Occlusion tests


Some facts:

The Medicines and Healthcare products Regulatory Agency receives more incident reports on infusion devices than any other electronic medical device.  Infusion devices are the cause of more injuries to patients than any other electronic medical device (when not used correctly).


The risk of tissue injury to patients is higher if:

  • The wrong infusion device is used.
  • The device is incorrectly set up.
  • Staff do not receive adequate training. (Staff need to understand the clinical risk to appreciate the reasons why we would set different occlusion pressures for different areas)
  • The occlusion pressure sensor is out of calibration.


The use of the intravenous (IV) route for administration of fluids and medications always carries with it the risk of tissue damage following catheter malfunction. Extravasation, or infiltration, occurs when fluids or medications penetrate into the tissues surrounding an IV site following damage to the vessel endothelium.

Infusion Pump

The incidence of extravasations varies but is believed to range from 10% to 30% of patients receiving IV therapy.
Most extravasations have relatively minor sequela (after effects), but severe tissue injuries requiring surgical debridement (removal of dead tissue), tissue grafting, or amputation have been reported.




Risk Factors

There is little information available on methods for identifying patients at risk for extravasations.

Age is considered to be the most significant risk factor.

Infants and young children are known to have more extravasations, possibly due to their need for smaller catheters and their inability to communicate pain at the IV site as an early warning sign.


The elderly are also at risk. Other factors associated with extravasations include: increasing cannula gauge (smaller size), use of steel needles, darker skin which makes assessment difficult, and infusion of substances known to cause direct cell damage.


Reducing Risk

Using competency-based training for staff can reduce the risk of extravasation.  This should include training on using infusion devices and making them aware of how to set up variable occlusion pressures (where available)

  • Where the occlusion pressure can only be set by the EBME / Medical Physics technologist, the clinician should be consulted before pressures are set.  Ideally, pressures should be set individually for every patient.   Where this is not possible, occlusion pressures may be set to a 'general' pressure (in accordance with clinicians requirements).

If there is a tissue injury this may help to reduce the severity of injury caused to the patient.


Extravasation Hazards

All intravenous medications and fluids can cause tissue injury following Extravasation. However, certain substances are associated with a greater risk of tissue necrosis. Hyperosmolar substances, such as parenteral nutrition solutions, cause tissue damage by altering osmotic pressure.  Nearly all cancer chemotherapeutic agents have been reported to cause local tissue injury after extravasation. These agents cause direct cellular toxicity in the tissues they penetrate. Among this class, there are several agents (Table 1) which are considered to have a greater potential for causing substantial tissue necrosis.


Table 1.

Chemotherapeutic agents with a high potential for local tissue injury

  • Actinomycin D
  • Amsacrine
  • Dactinomycin
  • Daunorubicin
  • Doxorubicin
  • Epirubicin
  • Idarubicin
  • Mithramycin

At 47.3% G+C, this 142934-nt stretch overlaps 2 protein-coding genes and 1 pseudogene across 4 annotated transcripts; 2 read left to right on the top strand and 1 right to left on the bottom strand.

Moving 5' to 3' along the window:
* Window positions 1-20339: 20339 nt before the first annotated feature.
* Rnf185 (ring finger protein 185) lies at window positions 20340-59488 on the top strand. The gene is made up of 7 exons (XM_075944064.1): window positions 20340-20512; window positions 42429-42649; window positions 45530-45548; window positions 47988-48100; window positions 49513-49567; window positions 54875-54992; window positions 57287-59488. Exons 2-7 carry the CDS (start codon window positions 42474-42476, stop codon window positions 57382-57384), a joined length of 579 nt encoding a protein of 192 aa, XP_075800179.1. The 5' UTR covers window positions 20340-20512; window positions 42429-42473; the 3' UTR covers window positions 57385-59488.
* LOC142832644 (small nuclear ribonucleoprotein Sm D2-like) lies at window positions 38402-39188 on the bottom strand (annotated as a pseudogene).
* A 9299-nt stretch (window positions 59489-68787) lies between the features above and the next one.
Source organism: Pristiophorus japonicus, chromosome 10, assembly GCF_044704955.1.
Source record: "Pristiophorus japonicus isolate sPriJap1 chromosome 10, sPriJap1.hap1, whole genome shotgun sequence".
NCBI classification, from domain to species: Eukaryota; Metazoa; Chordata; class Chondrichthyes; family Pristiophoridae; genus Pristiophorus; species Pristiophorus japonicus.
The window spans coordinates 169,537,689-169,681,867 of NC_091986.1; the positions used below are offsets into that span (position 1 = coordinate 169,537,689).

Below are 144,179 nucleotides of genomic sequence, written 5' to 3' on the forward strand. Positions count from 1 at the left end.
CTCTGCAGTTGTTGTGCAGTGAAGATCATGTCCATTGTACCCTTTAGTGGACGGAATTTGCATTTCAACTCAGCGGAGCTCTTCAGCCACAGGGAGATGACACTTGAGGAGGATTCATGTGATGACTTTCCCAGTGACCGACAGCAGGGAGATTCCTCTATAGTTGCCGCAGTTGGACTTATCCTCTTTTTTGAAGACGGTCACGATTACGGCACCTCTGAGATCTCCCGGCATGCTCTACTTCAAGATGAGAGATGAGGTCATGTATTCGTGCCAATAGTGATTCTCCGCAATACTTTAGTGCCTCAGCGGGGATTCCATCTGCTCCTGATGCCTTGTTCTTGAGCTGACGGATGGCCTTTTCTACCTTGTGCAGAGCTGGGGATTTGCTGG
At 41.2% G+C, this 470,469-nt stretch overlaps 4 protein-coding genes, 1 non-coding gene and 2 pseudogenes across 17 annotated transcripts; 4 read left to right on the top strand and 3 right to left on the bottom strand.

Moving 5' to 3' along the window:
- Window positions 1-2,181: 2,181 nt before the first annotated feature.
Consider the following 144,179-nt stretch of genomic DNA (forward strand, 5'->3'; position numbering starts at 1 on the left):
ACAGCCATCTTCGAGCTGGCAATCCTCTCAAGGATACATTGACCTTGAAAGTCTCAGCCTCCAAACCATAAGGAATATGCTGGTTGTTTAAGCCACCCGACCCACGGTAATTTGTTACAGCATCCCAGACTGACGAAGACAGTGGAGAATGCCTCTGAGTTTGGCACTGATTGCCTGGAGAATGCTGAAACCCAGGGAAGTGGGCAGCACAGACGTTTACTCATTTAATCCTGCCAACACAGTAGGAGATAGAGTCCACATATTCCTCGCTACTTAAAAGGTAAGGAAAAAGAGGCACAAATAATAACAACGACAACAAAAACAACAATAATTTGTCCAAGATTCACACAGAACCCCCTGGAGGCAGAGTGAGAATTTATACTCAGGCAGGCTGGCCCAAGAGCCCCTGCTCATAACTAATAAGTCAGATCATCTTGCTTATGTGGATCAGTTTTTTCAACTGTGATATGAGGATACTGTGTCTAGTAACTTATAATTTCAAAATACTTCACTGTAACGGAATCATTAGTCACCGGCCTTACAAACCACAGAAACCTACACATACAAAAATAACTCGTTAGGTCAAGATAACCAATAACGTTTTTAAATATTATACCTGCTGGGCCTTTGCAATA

• Mitomycin
  • Vinblastine
  • Vincristine
  • Vindesine
  • Vinorelbine


Table 2 lists other medications associated with significant tissue injury.  The mechanisms involved vary. Acyclovir, phenytoin, and sodium thiopental are highly alkaline. Phenytoin and other medications such as diazepam have propylene glycol or ethyl alcohol diluents that can precipitate in local tissue, resulting in necrosis.


Table 2.

Examples of other IV medications associated with significant tissue damage

  • Acyclovir
  • Aminophylline
  • Calcium
  • Chlordiazepoxide
  • Diazepam
  • Digoxin
  • Dobutamine
  • Dopamine
  • Epinephrine
  • Mannitol
  • Nafcillin
  • Norepinephrine
  • Penicillin
  • Phenytoin
  • Potassium
  • Sodium thiopental
  • Vancomycin


Initial Management

Early intervention following extravasation can lessen the severity of tissue injury. The first steps after discovery of an infiltrated IV line are to discontinue the infusion and thoroughly examine the site. If the catheter appears to be lodged in the tissues, an attempt to aspirate any fluid remaining in the catheter can be made to lessen the amount of drug at the site.

Patient management often includes measures such as elevation of the site and the application of warm (dry) or cold compresses.   Despite their widespread use, documenting the efficacy of these methods has been difficult.



Extravasations are an inherent risk of intravenous therapy. The primary methods for reducing tissue injury following extravasation are discontinuation of the infusion and the administration of appropriate therapy. Other measures, such as elevation or the application of hot or cold compresses, may not affect ultimate outcome, but may increase patient comfort.



Extravasation - Extravasation is breakdown of tissue due to vesicant properties of an infiltrated drug or solution)

Vesicant - A vesicant is a drug or other agent that produces blisters. Vesicants are highly active corrosive materials even at extremely low concentration.

Necrosis - The sum of the morphological changes indicative of cell death and caused by the progressive degradation of enzymes, it may affect groups of cells or part of a structure or an organ.


See also:

Infusion Devices Training Tutorial




n.b. Links above no longer functional.

John Sandham 18/01/04


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